“Qui tam” is a provision in the federal False Claims Act that encourages private citizens to file sealed lawsuits in federal court that seek recovery of government money obtained by fraud, or more specifically, false claims. It is an incredibly powerful law, both in its inclusion of private citizens and their counsel, and the rights it affords private citizens as whistleblower litigants, including its checks and balances against government inaction. Healthcare Fraud is the leading sector of False Claims Act violations. Within the broad umbrella of healthcare fraud, Medicare fraud has had the largest impact on taxpayer dollars.
The term “qui tam” is derived from the Latin adage qui tam pro domino rege quam pro se ipso in hac parte sequitur, meaning “he who pursues this action on our Lord the King’s behalf as well as his own.” Qui tam lawsuits extend back to 695 A.D., when the Anglo-Saxon King Wihtred of Kent issued a decree prohibiting labor on the Sabbath, which included a provision that “if a freeman works during the forbidden time between sunset on Saturday evening and sunset on Sunday evening, he shall forfeit his healsfang, and the man who informs against him shall have half the fine, and the profits arising from the labour.” This notion of reward for reporting misdemeanor constituted one of the first qui tam acts. In the 11th century, King Henry I expressed qui tam sentiments when he brought the judicial process to a local level, reasoning, “each man is to be judged by his peers of the same neighborhood.”
Centuries later, America’s first Continental Congress borrowed the term “qui tam,” yet it took nearly another century for the act to truly receive congressional recognition. The False Claims Act, also referred to as the “Lincoln Act,” “Informer’s Act,” or the “Qui Tam Statute,” was first developed by Congress in 1863. In its American conception, the law aimed to prevent government contractors from supplying faulty equipment to the Union Army in the Civil War. The Act found a particularly strong advocate in then-president Abraham Lincoln. A former lawyer, Lincoln was acutely aware of the necessity for regulation. He once wrote: “Worse than traitors in arms are the men who pretend loyalty to the flag, feast and fatten on the misfortunes of the nation while patriotic blood is crimsoning the plains of the south and their countrymen are moldering in the dust.”
The 1863 Congress created the original False Claims Act by combining “Lincoln’s Law” with the already existing financial rewards for reporting corruption. In its initial form, the False Claims Act established the “tripartite framework” of values that underlie current qui tam suits: 1) the use of citizens to discover and expose fraud, 2) activation and advancement of cases to prosecution, and 3) the addition of the relator’s resources to the fraud action.
While President Lincoln and his colleagues established a strong foundation for the Act, their efforts were not long lasting. In 1943, a series of amendments to the Act established certain restrictions concerning the original provisions of the False Claims Act. By 1986, Congress and the public had become outraged by the government’s continued neglect of fraud, particularly in the defense industry. The law was subsequently amended again, with aims to encourage citizens to expose fraud as qui tam relators. Specifically, the law increased available whistleblower rewards in qui tam lawsuits and provided much-needed whistleblower protection. The 1986 amendment worked; qui tam lawsuits and the amount of overall return of funds to the federal treasury have increased annually.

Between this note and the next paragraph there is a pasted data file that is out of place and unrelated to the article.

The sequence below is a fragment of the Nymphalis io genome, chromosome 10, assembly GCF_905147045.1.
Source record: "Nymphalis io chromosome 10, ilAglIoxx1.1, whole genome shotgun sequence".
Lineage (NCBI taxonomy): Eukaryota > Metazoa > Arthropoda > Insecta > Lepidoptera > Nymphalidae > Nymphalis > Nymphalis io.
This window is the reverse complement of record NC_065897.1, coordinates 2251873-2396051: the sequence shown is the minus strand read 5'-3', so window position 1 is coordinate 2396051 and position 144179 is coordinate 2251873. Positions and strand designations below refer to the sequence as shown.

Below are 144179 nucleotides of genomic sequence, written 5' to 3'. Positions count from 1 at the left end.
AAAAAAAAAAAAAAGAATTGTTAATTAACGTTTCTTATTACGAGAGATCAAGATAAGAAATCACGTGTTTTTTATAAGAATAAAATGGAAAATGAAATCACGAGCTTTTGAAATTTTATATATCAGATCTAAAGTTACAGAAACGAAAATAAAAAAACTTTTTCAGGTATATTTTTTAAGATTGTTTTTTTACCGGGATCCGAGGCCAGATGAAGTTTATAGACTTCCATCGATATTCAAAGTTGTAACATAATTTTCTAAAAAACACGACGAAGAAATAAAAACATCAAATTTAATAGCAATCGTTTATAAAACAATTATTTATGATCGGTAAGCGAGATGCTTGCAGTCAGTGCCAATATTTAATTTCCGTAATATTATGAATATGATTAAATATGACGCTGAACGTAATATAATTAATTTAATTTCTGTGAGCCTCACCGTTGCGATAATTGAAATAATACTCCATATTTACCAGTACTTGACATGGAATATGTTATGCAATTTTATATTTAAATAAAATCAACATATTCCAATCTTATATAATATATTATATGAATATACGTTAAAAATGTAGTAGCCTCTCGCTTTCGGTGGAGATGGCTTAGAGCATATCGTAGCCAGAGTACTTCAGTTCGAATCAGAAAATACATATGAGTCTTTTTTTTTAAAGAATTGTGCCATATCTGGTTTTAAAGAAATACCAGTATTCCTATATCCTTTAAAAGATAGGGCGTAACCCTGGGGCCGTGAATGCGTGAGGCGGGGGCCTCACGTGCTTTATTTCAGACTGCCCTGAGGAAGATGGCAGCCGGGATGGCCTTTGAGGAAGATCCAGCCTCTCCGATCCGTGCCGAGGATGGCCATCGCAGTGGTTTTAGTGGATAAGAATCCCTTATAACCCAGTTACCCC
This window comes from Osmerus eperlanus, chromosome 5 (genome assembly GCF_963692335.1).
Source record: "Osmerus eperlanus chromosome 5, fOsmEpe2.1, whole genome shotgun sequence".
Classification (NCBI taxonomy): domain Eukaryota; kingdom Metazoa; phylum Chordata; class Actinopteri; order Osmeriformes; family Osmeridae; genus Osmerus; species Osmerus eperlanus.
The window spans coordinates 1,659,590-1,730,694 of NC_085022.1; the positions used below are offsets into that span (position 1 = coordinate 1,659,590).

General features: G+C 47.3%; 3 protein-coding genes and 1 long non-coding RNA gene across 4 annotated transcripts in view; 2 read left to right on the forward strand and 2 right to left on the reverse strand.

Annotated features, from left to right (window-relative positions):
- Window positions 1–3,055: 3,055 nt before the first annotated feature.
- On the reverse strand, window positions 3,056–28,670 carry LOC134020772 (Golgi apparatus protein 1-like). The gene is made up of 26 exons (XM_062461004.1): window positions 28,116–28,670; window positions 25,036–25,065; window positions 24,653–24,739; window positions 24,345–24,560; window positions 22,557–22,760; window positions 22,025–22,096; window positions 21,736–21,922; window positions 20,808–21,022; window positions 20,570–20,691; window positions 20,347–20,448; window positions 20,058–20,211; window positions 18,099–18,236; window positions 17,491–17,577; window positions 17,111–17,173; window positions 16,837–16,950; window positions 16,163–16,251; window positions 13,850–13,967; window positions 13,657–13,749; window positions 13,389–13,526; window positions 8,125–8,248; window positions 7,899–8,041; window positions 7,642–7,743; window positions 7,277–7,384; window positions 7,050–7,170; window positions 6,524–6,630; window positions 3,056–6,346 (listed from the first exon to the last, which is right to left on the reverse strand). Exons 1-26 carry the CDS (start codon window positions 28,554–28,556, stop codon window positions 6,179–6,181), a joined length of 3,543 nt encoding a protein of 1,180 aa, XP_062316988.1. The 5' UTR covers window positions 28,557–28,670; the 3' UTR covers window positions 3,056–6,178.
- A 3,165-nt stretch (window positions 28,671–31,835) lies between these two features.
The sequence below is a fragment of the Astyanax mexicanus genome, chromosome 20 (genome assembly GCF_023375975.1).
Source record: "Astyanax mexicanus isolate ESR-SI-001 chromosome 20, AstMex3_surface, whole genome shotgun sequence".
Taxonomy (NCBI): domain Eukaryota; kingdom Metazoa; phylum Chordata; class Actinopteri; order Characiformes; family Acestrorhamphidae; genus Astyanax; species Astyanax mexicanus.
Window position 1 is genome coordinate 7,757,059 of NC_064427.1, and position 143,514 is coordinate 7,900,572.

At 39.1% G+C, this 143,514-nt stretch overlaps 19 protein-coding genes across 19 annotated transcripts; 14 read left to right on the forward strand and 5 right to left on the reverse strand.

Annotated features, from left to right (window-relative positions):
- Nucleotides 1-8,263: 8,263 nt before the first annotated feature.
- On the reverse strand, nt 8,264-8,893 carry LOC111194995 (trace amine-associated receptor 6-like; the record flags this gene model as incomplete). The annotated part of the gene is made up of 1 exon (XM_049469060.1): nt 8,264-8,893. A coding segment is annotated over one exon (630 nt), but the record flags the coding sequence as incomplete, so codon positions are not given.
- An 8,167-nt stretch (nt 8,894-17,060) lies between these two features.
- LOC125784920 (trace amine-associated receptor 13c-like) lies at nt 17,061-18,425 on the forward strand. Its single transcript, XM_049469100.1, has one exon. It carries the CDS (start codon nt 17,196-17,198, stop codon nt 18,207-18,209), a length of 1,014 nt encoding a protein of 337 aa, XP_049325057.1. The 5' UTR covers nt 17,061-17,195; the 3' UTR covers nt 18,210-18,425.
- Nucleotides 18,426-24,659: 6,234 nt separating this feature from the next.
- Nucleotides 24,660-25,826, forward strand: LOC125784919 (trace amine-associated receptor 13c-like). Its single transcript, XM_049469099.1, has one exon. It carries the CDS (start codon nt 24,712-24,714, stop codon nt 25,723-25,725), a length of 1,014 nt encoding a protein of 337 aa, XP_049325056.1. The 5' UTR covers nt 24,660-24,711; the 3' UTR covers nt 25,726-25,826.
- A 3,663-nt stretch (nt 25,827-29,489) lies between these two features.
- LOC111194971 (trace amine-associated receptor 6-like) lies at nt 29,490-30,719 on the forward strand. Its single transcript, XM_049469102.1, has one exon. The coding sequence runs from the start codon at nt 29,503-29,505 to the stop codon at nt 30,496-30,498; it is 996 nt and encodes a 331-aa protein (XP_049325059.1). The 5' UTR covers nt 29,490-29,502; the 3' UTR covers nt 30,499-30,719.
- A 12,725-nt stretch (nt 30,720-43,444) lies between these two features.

While qui tam juris prudence has remained largely unchanged since 1986, recent years have brought efforts at destabilization from industries threatened by the federal False Claims Act and its qui tam provisions. Nolan Auerbach is at the forefront of the False Claims Act’s defense. Legislative efforts have failed, and the United States Supreme Court has historically given due credence to the integral role of qui tam lawsuit rewards in rooting out corruption. Healthcare fraud (Medicare fraud, Medicaid fraud) is the most common subject matter of cases since the 1990s.
We cannot say we are the top-rated qui tam law firm or top-rated qui tam law firm practicing exclusively healthcare fraud, because there are no ratings for this specific legal area, and bar rules may prohibit making such a claim. With that said, our Firm is listed in the Bar Register of Preeminent Lawyers, which includes only those select law practices that have earned the highest rating in the Martindale-Hubbell Law Directory and have been designated by their colleagues as preeminent in their field. Our named partners have received the 2011 Taxpayers Against Fraud Lawyer of the Year Award, and we enjoy a fine reputation with our colleagues and the Department of Justice. Further, we have said that we are the most successful law firm that solely prosecutes healthcare fraud whistleblower cases, as such a statement could be measured objectively.
Healthcare fraud whistleblowers who need a qui tam attorney or whistleblower lawyer can contact Nolan Auerbach & White. The firm’s qui tam attorneys provide experienced legal representation to healthcare fraud whistleblowers under the qui tam provisions of the federal False Claims Act.